With SSC model, we can overcome the resistant, rejection, and obstacle. The first step of sharing is analyzing the process in legacy IT department, then redefine the new definition and process of IT organization. The connecting begin with harmonization the IT process and migration concept. Then the collaborating phase will result of nomination of person responsible for IT management, and assignment of the IT employees to the new organizational unit.
Using SCC model, we can manage the merger process even better. From synergizing two large bank to marriage of two peoples😀. A great merger can only be established with great shared vision, target, operation, people, and architecture system. Don’t bother our mind with sophisticated model. Let’s get back to basic:
Sharing – Connecting – Collaborating.
*)Written for Accenture University Student Business Competition.
Albayrak, Adam and Andreas Gadatsch. 2009. Managing Mergers and Acquisitions or Post-Merger Cookbook for CIOs and IT Management. Working paper for Proceedings of the European Conference on Information Management & Evaluation pp 1-9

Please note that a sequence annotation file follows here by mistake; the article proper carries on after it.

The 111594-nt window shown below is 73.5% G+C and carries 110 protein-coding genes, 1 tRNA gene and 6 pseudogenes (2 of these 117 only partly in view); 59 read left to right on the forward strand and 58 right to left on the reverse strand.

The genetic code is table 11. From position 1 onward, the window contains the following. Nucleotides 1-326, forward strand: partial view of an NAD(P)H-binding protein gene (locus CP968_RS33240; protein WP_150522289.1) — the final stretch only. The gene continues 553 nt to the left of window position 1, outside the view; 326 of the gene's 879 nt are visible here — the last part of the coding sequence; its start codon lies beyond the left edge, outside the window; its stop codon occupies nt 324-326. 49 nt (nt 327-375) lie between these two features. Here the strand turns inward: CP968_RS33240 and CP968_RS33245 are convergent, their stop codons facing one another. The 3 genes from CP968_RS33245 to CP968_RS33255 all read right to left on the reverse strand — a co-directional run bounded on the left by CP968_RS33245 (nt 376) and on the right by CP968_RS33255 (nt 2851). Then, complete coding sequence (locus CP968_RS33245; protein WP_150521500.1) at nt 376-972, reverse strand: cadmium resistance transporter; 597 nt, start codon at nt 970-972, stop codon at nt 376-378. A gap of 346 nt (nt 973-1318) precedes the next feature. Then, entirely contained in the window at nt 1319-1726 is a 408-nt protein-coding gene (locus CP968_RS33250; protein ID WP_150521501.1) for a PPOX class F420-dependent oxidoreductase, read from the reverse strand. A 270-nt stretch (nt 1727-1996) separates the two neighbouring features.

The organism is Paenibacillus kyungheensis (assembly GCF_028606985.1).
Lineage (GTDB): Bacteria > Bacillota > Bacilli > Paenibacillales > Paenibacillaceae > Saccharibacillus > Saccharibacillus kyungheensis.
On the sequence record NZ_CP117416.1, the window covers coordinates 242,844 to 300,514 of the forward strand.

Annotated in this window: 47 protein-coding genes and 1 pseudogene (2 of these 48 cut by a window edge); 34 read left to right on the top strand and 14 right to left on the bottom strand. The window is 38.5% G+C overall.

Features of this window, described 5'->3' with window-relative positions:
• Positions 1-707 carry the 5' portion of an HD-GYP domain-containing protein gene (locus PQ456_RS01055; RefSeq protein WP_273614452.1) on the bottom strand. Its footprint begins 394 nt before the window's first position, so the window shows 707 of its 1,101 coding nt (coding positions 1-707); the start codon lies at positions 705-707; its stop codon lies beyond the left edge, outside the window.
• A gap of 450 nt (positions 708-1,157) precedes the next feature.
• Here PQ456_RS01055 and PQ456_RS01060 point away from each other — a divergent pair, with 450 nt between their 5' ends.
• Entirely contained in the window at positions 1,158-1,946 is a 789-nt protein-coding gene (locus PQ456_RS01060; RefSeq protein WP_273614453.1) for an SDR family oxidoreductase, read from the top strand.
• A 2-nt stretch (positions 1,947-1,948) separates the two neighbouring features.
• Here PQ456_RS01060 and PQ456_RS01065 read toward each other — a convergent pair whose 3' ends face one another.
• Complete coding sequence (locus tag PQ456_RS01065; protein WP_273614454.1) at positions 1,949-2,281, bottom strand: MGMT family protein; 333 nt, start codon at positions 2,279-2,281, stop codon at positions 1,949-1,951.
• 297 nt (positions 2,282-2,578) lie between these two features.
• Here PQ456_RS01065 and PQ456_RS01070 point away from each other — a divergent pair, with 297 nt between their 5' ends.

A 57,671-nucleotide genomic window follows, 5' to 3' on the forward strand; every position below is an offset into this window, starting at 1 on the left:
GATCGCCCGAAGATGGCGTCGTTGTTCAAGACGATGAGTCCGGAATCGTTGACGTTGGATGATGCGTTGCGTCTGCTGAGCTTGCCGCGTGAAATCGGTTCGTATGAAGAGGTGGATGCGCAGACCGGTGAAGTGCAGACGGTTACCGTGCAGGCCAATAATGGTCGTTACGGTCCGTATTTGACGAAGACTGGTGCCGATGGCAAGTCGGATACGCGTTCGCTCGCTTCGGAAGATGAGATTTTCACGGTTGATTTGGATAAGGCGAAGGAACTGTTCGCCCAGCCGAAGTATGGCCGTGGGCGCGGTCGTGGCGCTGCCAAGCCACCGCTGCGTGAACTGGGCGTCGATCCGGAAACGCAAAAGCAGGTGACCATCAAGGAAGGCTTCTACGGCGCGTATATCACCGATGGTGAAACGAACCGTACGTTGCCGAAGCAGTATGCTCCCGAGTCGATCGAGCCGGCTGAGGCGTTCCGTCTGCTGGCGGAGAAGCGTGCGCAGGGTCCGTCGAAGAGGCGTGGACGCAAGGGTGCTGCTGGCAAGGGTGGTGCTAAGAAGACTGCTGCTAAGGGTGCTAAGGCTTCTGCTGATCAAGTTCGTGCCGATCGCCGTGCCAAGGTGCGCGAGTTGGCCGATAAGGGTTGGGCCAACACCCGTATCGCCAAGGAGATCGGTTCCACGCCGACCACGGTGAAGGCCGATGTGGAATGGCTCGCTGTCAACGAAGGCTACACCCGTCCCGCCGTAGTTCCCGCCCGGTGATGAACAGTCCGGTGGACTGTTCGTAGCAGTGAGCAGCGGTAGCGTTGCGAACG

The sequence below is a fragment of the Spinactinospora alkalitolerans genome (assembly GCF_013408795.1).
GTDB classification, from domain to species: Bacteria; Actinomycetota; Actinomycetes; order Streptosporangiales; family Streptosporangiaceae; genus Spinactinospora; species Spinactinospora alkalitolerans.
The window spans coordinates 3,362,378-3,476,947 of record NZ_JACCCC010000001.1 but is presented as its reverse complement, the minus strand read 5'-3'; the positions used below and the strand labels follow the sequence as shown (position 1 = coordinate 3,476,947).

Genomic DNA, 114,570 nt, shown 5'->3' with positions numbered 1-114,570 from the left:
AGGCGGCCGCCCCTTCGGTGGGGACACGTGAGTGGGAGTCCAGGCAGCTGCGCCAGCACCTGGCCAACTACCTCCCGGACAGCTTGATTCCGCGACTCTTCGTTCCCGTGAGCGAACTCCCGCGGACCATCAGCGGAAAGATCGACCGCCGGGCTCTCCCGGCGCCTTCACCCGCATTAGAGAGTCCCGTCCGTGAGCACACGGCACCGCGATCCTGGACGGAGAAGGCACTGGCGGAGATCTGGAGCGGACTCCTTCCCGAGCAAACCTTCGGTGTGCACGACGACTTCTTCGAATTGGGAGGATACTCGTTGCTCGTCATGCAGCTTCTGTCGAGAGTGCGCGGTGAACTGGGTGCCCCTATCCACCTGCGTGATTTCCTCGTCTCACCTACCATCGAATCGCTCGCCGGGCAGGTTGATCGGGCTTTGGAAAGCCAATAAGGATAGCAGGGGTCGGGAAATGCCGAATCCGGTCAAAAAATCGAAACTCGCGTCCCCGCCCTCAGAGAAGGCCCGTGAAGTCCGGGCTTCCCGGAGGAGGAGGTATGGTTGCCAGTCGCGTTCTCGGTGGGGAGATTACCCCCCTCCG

Alter, Steven. 1992. Information System: A Management Perspective. Addison-Wesley Publishing Company, Inc.
Dailey, Jill S and Donna L. Peters. 2009. The Growth Machine. Accenture publication
Ficery, Kristin et al. 2008. Merger & Acquisitions in a Downturn: Buying Low Can be a Major Driver of High Performance. Accenture Publication
Gordon, Noel and Edwin Van der Ouderaa. 2009. Accenture Banking 2012 Research Findings: Time for Bold Moves. Accenture publication
Harvard Business Review on Mergers and Acquisitions. 2001. Harvard Business School Press.
Stacey, Nicholas. 1970. Merger in Modern Business. London: Hutchinson & Co Ltd.
Turban, Efraim and Linda Volonino. 2010. Information Technology for Management. John Wiley & Sons (Asia) Pte Ltd.
Yoo, Youngjin., Kalle Lyytinen, and Dongcheol Heo. 2007. Closing the Gap: Towards a Process Model of Post-Merger Knowledge Sharing. Info System Journal pp 321-347